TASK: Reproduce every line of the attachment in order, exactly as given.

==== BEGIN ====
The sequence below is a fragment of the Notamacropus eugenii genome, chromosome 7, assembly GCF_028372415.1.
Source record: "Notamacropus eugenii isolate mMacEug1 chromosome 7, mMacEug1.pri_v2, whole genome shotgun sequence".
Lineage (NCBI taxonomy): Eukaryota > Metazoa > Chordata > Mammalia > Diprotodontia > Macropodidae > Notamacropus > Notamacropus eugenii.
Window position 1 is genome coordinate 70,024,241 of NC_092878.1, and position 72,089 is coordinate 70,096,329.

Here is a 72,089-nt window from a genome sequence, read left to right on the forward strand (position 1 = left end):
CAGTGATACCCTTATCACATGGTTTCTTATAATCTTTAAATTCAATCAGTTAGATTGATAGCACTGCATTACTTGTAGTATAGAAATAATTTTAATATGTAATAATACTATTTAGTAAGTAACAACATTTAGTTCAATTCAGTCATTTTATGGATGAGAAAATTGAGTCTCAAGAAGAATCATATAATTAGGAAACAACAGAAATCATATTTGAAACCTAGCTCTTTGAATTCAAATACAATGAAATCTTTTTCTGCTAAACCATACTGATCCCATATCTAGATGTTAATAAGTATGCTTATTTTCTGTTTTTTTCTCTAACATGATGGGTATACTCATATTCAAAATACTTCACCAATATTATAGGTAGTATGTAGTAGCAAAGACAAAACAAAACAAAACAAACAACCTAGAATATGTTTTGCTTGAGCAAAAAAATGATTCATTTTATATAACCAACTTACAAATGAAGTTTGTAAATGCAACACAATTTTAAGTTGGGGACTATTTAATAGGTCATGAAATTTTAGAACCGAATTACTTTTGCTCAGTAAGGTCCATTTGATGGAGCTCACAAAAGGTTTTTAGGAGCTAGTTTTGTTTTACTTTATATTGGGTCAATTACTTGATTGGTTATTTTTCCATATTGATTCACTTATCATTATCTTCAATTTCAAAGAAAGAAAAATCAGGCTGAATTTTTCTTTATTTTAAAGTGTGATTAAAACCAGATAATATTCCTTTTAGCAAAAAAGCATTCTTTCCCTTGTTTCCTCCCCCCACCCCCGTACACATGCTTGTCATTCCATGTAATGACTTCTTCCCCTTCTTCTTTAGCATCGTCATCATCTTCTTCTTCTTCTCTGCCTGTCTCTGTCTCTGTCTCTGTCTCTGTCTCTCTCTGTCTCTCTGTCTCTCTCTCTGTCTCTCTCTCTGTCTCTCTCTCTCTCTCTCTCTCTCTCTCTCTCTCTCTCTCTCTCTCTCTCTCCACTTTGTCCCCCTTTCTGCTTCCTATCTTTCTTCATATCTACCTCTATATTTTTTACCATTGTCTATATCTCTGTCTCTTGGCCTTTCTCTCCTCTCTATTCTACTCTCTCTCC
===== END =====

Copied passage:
The sequence below is a fragment of the Notamacropus eugenii genome, chromosome 7, assembly GCF_028372415.1.
Source record: "Notamacropus eugenii isolate mMacEug1 chromosome 7, mMacEug1.pri_v2, whole genome shotgun sequence".
Lineage (NCBI taxonomy): Eukaryota > Metazoa > Chordata > Mammalia > Diprotodontia > Macropodidae > Notamacropus > Notamacropus eugenii.
Window position 1 is genome coordinate 70,024,241 of NC_092878.1, and position 72,089 is coordinate 70,096,329.

Here is a 72,089-nt window from a genome sequence, read left to right on the forward strand (position 1 = left end):
CAGTGATACCCTTATCACATGGTTTCTTATAATCTTTAAATTCAATCAGTTAGATTGATAGCACTGCATTACTTGTAGTATAGAAATAATTTTAATATGTAATAATACTATTTAGTAAGTAACAACATTTAGTTCAATTCAGTCATTTTATGGATGAGAAAATTGAGTCTCAAGAAGAATCATATAATTAGGAAACAACAGAAATCATATTTGAAACCTAGCTCTTTGAATTCAAATACAATGAAATCTTTTTCTGCTAAACCATACTGATCCCATATCTAGATGTTAATAAGTATGCTTATTTTCTGTTTTTTTCTCTAACATGATGGGTATACTCATATTCAAAATACTTCACCAATATTATAGGTAGTATGTAGTAGCAAAGACAAAACAAAACAAAACAAACAACCTAGAATATGTTTTGCTTGAGCAAAAAAATGATTCATTTTATATAACCAACTTACAAATGAAGTTTGTAAATGCAACACAATTTTAAGTTGGGGACTATTTAATAGGTCATGAAATTTTAGAACCGAATTACTTTTGCTCAGTAAGGTCCATTTGATGGAGCTCACAAAAGGTTTTTAGGAGCTAGTTTTGTTTTACTTTATATTGGGTCAATTACTTGATTGGTTATTTTTCCATATTGATTCACTTATCATTATCTTCAATTTCAAAGAAAGAAAAATCAGGCTGAATTTTTCTTTATTTTAAAGTGTGATTAAAACCAGATAATATTCCTTTTAGCAAAAAAGCATTCTTTCCCTTGTTTCCTCCCCCCACCCCCGTACACATGCTTGTCATTCCATGTAATGACTTCTTCCCCTTCTTCTTTAGCATCGTCATCATCTTCTTCTTCTTCTCTGCCTGTCTCTGTCTCTGTCTCTGTCTCTGTCTCTCTCTGTCTCTCTGTCTCTCTCTCTGTCTCTCTCTCTGTCTCTCTCTCTCTCTCTCTCTCTCTCTCTCTCTCTCTCTCTCTCTCTCTCTCCACTTTGTCCCCCTTTCTGCTTCCTATCTTTCTTCATATCTACCTCTATATTTTTTACCATTGTCTATATCTCTGTCTCTTGGCCTTTCTCTCCTCTCTATTCTACTCTCTCTCC